This guest post comes from our contributor FP Naomi!
Dani Kaminski (pictured below) and I met freshman year of college. We instantly bonded over horses and fashion, and then later came to find out we had a shared love for the outdoors and a passion for cooking. There have been several camping trips since. Dani is the best non-professionally-trained cook I know, and her skills continue to shine over the open fire. She’s made me many a delicious meal over hot coals, and along the way, I’ve learned a few pointers. I thought you all might enjoy the useful tips as well, so here it is: a quick interview with Dani Kaminski, Cooking Over an Open Fire. Have plans to go camping this summer? Listen up!
What utensils/cooking supplies should everyone have in their camping supply?
A cast iron skillet is a must. You can cook just about anything in it, and you only need to wipe it clean with a damp cloth to clean it. If you prefer finger foods, I suggest some bamboo skewers, because you can make a kabob out of just about anything. Don’t forget a sharp knife!
What tips can you offer for those cooking over an open fire as far as technique and what to watch out for?
A common campfire cooking mistake is to try to cook over open flame. Try to rake hot red coals to the area you would like to cook over. They are as hot as the flame and will deliver a much more consistent cooking temperature, without charring your food.
What are the best ways to store food when camping?
Try to bring foods that don’t perish easily, so that you don’t have to worry about storing them over ice. A cooler or large plastic container with an airtight seal will keep fruits and veggies fresh and will keep bugs and other animals out. Always lock it up at night in a car or your tent/cabin so that the forest’s other furry inhabitants don’t decide to make it their midnight snack!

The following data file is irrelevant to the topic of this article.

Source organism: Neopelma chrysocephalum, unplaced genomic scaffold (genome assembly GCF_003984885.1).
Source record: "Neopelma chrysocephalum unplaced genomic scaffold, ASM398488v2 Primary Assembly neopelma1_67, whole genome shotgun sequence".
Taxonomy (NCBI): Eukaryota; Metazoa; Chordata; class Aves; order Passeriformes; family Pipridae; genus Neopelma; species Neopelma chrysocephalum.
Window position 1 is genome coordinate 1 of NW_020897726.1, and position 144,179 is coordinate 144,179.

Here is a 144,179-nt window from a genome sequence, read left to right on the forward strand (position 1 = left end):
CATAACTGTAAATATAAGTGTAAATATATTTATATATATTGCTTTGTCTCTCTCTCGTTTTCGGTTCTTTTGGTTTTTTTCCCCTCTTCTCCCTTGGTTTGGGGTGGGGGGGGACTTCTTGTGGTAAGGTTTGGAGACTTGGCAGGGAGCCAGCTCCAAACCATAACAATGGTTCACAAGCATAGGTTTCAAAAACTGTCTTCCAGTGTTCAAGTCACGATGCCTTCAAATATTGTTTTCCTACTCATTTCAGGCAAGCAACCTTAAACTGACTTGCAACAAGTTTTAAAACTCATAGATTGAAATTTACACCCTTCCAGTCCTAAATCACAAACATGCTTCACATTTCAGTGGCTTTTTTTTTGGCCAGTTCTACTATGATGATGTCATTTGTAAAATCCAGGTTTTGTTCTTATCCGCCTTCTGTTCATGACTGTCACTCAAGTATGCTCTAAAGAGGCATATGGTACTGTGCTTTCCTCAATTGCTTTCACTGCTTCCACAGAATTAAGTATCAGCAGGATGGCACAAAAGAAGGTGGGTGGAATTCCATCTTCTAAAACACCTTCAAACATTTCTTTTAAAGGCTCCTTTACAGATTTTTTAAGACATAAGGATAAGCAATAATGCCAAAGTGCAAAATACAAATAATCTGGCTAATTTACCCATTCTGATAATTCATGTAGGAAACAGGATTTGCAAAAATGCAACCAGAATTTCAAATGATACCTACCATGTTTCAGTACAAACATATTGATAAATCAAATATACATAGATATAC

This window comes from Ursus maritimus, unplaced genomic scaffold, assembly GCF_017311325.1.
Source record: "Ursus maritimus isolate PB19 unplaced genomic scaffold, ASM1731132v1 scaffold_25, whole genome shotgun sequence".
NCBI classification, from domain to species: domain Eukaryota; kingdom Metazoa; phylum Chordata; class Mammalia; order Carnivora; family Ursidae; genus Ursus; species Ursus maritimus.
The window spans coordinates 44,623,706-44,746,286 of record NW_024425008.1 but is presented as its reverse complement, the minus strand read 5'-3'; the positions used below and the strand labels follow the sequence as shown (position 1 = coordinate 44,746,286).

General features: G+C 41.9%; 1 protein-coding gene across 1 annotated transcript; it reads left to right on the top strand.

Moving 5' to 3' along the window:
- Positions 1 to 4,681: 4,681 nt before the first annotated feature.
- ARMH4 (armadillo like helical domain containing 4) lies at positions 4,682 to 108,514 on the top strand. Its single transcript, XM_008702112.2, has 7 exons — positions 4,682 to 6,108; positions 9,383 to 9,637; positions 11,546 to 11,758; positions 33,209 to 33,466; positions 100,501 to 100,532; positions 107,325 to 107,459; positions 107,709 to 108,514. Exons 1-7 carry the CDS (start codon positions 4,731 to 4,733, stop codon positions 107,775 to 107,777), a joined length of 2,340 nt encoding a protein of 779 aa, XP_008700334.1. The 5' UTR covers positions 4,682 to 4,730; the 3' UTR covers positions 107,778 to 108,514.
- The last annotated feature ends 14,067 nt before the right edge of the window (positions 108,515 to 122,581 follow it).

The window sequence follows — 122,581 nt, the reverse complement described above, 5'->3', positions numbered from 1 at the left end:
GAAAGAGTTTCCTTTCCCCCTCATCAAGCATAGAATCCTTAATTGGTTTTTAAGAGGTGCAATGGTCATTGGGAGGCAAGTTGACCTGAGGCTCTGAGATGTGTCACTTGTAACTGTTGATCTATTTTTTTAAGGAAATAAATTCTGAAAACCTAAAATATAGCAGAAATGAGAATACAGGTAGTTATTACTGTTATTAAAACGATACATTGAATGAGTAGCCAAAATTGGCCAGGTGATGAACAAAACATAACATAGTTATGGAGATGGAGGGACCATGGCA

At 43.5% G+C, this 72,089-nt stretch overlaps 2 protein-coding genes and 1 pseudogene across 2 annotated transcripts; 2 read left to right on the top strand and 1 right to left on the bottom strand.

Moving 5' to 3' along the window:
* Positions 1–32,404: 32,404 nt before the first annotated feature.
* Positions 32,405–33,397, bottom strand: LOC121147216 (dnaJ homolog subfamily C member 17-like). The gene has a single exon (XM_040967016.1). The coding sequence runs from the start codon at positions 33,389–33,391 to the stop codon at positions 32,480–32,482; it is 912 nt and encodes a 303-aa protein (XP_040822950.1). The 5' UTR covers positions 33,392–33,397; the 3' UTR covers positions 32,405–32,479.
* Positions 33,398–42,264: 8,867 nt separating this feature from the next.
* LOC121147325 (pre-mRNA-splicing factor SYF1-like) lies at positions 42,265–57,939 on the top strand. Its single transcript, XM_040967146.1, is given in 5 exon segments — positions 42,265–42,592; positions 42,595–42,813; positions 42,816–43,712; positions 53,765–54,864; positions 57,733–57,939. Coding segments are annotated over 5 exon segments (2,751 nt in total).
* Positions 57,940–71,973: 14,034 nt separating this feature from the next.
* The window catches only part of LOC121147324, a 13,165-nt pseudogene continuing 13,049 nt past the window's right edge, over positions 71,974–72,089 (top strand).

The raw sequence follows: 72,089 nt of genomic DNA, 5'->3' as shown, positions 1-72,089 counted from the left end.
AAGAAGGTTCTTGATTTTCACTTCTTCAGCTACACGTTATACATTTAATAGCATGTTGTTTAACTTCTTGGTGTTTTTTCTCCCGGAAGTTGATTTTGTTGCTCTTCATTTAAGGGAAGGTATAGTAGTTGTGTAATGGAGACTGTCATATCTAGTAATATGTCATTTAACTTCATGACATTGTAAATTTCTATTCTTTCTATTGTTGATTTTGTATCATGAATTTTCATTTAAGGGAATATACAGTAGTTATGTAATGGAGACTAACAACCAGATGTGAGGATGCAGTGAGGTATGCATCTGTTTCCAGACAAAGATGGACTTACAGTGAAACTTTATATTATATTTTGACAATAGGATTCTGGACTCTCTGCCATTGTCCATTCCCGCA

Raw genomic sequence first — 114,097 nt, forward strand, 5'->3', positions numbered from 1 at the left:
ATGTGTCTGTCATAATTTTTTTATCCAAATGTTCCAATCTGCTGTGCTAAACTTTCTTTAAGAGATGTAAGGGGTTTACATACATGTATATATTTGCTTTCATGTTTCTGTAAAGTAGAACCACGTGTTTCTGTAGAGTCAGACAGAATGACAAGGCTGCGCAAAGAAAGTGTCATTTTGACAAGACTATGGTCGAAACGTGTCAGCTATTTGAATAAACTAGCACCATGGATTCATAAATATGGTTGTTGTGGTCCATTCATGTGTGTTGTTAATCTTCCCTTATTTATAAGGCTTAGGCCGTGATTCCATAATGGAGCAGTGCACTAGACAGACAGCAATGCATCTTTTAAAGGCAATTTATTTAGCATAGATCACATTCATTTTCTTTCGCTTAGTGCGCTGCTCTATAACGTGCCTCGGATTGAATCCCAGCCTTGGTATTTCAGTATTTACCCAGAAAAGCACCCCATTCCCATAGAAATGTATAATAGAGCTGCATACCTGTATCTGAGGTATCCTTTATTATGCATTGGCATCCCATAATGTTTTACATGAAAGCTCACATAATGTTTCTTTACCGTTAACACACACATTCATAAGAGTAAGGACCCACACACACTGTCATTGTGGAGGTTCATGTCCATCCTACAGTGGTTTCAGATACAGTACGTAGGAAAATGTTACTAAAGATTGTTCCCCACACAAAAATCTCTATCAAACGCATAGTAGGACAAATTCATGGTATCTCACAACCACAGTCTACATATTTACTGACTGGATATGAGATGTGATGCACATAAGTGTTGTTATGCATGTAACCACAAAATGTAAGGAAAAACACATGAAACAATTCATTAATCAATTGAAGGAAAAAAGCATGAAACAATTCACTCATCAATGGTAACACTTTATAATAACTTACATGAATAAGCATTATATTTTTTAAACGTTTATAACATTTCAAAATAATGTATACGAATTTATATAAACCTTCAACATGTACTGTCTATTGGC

Can you go through how you keep food clean and what you do to clean up after preparing a meal in the woods?
Rinse all your food with water before cooking, just as you would at home. You can dispose of food scraps in the woods, but make sure it’s away from your campsite so that you don’t attract animals. I have a set of enameled metal camping plates and utensils that is easily washed and dried, but if you aren’t a frequent camper, paper plates and bamboo utensils can just be tossed in the campfire to minimize waste.
What are your favorite camping meals/recipes?
Breakfast: Bacon on the campfire is incredible, but be VERY careful about flare-ups from dripping grease. I love cooking egg and potato hash in a cast iron skillet over the fire, because it picks up just enough of that wonderful smoky flavor. And charred peppers and onions make a great addition.
Lunch: If you can, catch your lunch! There is nothing fresher than a just-caught fish over an open fire. A little salt is all you need to bring out really amazing natural flavor. One of my favorite camping snacks is grilled pineapple, which goes well with just about any protein. The sugars caramelize over the fire and it’s sweet and smoky.
Dinner: Chili, beans, something warm and hearty. Soak corn on the cob in its husk for an hour or so in water, and husks won’t catch on fire. You can grill them directly over the fire and impart a wonderful earthy flavor into otherwise basic corn on the cob.
What is your favorite part about meals in the woods?
Whenever I eat outside, even if I am having a campfire in my own backyard, I feel more in touch with what I am eating. When camping, you often don’t have a hundred kitchen utensils, cooking vessels, spices, and other helpful items at hand, and you can really appreciate the natural goodness in the food you’re eating with very simple preparation. It’s a much simpler and more honest relationship with your food.
Visit Naomi’s blog Numie Abbot.